```

We start with running a penalized meta-analysis using the lasso prior. Compared to the horseshoe prior, the lasso is easier to use because it has only two hyperparameters to set. However, the lighter tails of the lasso can result in large coefficients being shrunken too much towards zero thereby leading to potentially more bias compared to the regularized horseshoe prior.

For the lasso prior, we need to specify the degrees of freedom
`df`

and the `scale`

. Both default to 1. The
degrees of freedom determines the chi-square prior that is specified for
the inverse-tuning parameter. Increasing the degrees of freedom will
allow larger values for the inverse-tuning parameter, leading to less
shrinkage. Increasing the scale parameter will also result in less
shrinkage. The influence of these hyperparameters can be visualized
through the implemented shiny app, which can be called via
`shiny_prior()`

.

```
<- brma(yi ~ .,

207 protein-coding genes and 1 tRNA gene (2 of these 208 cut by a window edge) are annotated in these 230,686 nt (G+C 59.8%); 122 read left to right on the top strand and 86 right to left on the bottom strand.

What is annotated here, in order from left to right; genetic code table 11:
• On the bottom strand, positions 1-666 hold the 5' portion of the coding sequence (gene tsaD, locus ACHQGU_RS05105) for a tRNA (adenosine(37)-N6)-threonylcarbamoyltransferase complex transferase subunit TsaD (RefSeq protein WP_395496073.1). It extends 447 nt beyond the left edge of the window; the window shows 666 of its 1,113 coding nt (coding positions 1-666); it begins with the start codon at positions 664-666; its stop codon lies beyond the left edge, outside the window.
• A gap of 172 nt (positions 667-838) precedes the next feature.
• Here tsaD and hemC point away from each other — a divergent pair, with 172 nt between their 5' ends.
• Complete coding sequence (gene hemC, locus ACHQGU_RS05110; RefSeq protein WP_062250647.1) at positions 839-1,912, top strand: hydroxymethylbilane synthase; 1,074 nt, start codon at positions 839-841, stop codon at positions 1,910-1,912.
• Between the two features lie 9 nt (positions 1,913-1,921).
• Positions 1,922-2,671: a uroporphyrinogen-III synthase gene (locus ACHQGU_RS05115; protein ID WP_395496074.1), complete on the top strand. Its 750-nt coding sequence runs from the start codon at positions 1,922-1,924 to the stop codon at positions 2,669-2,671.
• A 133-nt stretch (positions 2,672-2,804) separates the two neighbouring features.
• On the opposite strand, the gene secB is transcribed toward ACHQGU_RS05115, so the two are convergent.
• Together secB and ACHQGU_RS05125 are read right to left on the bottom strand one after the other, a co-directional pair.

fit_lasso data = dat2l,
vi = "vi",
method = "lasso",
prior = c(df = 1, scale = 1),
mute_stan = FALSE)
```

We can request the results using the `summary`

function.
Before we interpret the results, we need to ensure that the MCMC chains
have converged to the posterior distribution. Two helpful diagnostics
provided in the summary are the number of effective posterior samples
`n_eff`

and the potential scale reduction factor
`Rhat`

. `n_eff`

is an estimate of the number of
independent samples from the posterior. Ideally, the ratio
`n_eff`

to total samples is as close to 1 as possible.
`Rhat`

compares the between- and within-chain estimates and
is ideally close to 1 (indicating the chains have mixed well). Should
any values for `n_eff`

or `Rhat`

be far from these
ideal values, you can try increasing the number of iterations through
the `iter`

argument. By default, the `brma`

function runs four MCMC chains with 2000 iterations each, half of which
is discarded as burn-in. As a result, a total of 4000 iterations is